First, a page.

Good news for developers as Pickles cuts Section 106 payments

by Malcolm Jones

10:36 AM, 10th December 2014
About 4 years ago

Good news for developers as Pickles cuts Section 106 payments

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Good news for developers as Pickles cuts Section 106 payments

The government has confirmed that the development of 10 houses or less will be exempt from section 106 affordable housing contributions. (A lower threshold will apply in designated areas, such as National Parks).

Eric Pickles, the Communities Secretary, said “Small builders are being hammered by charges, which have undermined the building industry, cut jobs and forced up the cost of housing. By getting rid of these 5 and 6 figure charges, we will build more homes and help provide more low cost and market housing.

This will also be a massive boost to the self-build and custom build sector. Overnight in many parts of England, it will be cheaper to build an extension, a family annex or just build your own home. Our long term economic plan is to help hard working people”

It is estimated that on average Section 106 charges are £15,000 per Home. Thus a developer will now save £150,000 for a 10 house development. It is estimated by the National Housebuilding Council that the number of small and medium sized builders have halved from 6,167 in 1997 to 2,832 in 2012. These savings should allow a number of new developments, that were previously considered too marginal, to proceed in the New Year.

It is hoped that this initiative, along with the increased availability of funds for developers will see an increase in the level of new homes in 2015.section 106

If any reader needs access to the finance that might be required to complete such developments please just complete the contact form below and we would love to be able to help.

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Comments

Mark Alexander

11:34 AM, 10th December 2014
About 4 years ago

I am sure this news will be most welcome to small developers.

I wonder how the decision was made to cut off at 10 properties though?
.

Neil Patterson

8:42 AM, 11th December 2014
About 4 years ago

I suppose anything that assists developers and the housing crisis is better than nothing.

Jiten Karia

10:12 AM, 11th December 2014
About 4 years ago

Thanks Malcolm

The is helpful and indeed good news. Have a question for you on the above please, could you elaborate on "increased availability of funds for developers"

Thanks

Brooklands Commercial Finance

10:26 AM, 11th December 2014
About 4 years ago

Jiten

Since the beginning of 2014 the various development lenders, including the high street banks and specialist lenders have shown a far greater appetite for lending to developers. This is demonstrated in terms of the rates they are offering, the loan to costs and the geographical locations that they will lend to.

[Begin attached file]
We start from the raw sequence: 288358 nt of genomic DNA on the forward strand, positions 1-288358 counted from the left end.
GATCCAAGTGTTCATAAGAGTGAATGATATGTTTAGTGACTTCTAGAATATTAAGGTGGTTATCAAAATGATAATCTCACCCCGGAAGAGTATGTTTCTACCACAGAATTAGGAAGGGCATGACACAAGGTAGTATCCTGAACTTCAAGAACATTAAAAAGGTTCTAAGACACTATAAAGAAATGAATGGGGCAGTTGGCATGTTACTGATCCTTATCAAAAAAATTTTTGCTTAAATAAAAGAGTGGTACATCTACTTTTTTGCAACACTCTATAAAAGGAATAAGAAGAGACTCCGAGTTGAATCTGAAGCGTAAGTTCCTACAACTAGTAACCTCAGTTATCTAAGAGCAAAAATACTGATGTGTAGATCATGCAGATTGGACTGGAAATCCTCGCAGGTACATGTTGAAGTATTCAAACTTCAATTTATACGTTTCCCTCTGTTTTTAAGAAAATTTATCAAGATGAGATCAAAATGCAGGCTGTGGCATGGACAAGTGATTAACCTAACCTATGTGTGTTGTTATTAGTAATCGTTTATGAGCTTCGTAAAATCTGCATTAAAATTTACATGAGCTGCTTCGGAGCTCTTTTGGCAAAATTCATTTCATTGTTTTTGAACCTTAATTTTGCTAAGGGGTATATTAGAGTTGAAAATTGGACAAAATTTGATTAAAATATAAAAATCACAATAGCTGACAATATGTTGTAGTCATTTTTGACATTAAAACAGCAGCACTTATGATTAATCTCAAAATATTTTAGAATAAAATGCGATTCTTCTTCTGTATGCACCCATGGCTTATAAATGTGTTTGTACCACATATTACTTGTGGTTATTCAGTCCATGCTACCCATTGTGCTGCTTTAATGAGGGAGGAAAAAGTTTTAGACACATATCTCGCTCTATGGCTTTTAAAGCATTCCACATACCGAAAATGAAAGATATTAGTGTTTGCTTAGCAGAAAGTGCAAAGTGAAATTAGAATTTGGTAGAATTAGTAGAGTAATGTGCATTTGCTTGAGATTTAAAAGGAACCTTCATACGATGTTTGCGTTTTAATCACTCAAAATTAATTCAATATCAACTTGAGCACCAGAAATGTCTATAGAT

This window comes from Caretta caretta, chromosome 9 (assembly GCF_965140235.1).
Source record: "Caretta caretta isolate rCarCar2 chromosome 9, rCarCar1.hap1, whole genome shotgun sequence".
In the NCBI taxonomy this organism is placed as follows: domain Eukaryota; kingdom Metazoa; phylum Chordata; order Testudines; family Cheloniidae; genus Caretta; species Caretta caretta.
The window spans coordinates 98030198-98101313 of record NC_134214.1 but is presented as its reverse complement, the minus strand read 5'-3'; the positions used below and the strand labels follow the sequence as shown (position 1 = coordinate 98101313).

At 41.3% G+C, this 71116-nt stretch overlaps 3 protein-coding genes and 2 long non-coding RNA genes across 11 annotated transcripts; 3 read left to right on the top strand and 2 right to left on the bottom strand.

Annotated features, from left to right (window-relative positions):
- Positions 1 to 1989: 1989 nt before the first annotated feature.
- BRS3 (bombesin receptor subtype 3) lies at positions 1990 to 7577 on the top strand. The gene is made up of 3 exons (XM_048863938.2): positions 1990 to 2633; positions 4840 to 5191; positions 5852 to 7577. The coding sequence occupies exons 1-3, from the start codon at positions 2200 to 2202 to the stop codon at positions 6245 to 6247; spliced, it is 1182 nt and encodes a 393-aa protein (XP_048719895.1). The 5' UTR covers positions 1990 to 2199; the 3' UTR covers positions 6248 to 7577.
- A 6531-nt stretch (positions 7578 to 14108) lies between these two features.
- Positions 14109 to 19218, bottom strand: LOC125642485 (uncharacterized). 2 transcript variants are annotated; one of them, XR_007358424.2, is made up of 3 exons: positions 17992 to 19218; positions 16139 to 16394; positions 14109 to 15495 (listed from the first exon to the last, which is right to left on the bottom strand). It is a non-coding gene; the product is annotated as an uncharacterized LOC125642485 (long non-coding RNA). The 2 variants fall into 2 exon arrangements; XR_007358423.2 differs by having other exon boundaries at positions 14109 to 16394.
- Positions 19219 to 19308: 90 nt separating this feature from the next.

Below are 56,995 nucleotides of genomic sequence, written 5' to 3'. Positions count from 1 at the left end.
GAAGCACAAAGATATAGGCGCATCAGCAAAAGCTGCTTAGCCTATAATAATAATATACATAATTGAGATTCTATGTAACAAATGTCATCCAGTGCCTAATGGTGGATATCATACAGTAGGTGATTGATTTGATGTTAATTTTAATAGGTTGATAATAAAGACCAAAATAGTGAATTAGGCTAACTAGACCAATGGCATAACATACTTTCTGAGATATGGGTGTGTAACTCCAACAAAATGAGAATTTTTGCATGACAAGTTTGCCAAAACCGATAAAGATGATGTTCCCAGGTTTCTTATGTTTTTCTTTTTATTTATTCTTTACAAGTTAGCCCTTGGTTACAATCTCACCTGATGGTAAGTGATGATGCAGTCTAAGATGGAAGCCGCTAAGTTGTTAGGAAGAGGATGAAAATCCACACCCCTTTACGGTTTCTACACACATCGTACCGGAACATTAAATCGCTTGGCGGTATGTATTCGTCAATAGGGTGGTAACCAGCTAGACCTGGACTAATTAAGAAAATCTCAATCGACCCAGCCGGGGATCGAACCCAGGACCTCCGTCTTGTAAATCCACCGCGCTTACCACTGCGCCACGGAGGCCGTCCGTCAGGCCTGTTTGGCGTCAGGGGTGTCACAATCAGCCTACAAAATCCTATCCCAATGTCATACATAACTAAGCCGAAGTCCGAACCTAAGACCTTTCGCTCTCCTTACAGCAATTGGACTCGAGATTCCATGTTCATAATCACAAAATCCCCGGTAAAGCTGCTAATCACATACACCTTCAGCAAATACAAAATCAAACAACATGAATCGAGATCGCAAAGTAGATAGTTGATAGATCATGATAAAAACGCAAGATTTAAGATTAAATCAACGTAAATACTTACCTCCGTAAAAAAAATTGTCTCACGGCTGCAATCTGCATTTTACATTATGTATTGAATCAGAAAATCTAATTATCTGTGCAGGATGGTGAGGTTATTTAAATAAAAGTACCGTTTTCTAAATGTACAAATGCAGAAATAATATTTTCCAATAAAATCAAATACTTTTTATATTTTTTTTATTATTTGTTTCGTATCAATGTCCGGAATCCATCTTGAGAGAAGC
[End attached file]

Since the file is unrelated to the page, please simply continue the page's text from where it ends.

matchmade

10:37 AM, 11th December 2014
About 4 years ago

Unfortunately this exemption has two problems:

1) It does not apply to the Community Infrastructure Levy, which will be introduced by many local authorities on 1 April 2015. This gives small builders only 3-4 months to make their small-site applications if they want to benefit from the exemption. In my local authority area, the S106 tax will be replaced by a flat-rate CIL charge of £365/m2 of floorspace. Garages will be charged at the same rate as regular living accommodation. Large extensions over 100m2 will also be charged for the first time, which will add a minimum of £36,500 to the cost.

So a nice-sized 4-bedroom house with a single integral garage, with a floorspace of say 175m2 (1850 ft2) will see its infrastructure tax rise from around £19,000 under S106 to £63,875 under CIL. This is for a house worth maybe £500K. Small developers are going to be crucified by CIL.

2) My nearest local authority is going to claim that the exemption of S106 does not apply to them because even though you pay £x towards education, £x towards playgrounds and parks and so on, the council has fully costed everything and therefore these are "charges", not a "tariff", which is the terminology used by the DCLG.

So an application I am just going to make for six houses will still be charged S106, and it is up to me to take the council to court, with all the potential costs and risk of having to pay the council's legal bill as well as my own if I lose.

Also, note the small site exemption applies to less than 10 houses and less than 1000m2 Gross Internal Area.

Yvonne B.

12:16 PM, 11th December 2014
About 4 years ago

I applied for planning on 18x1 bed flats, just less than 1000sq mtrs. Just what we need, small affordable homes for single people.
Council want well over 100k for section 106 & CIL, this is in the North - no money in doing the project now - so delayed for over 18 months so far with the wrangling.
No wonder nobody is building!


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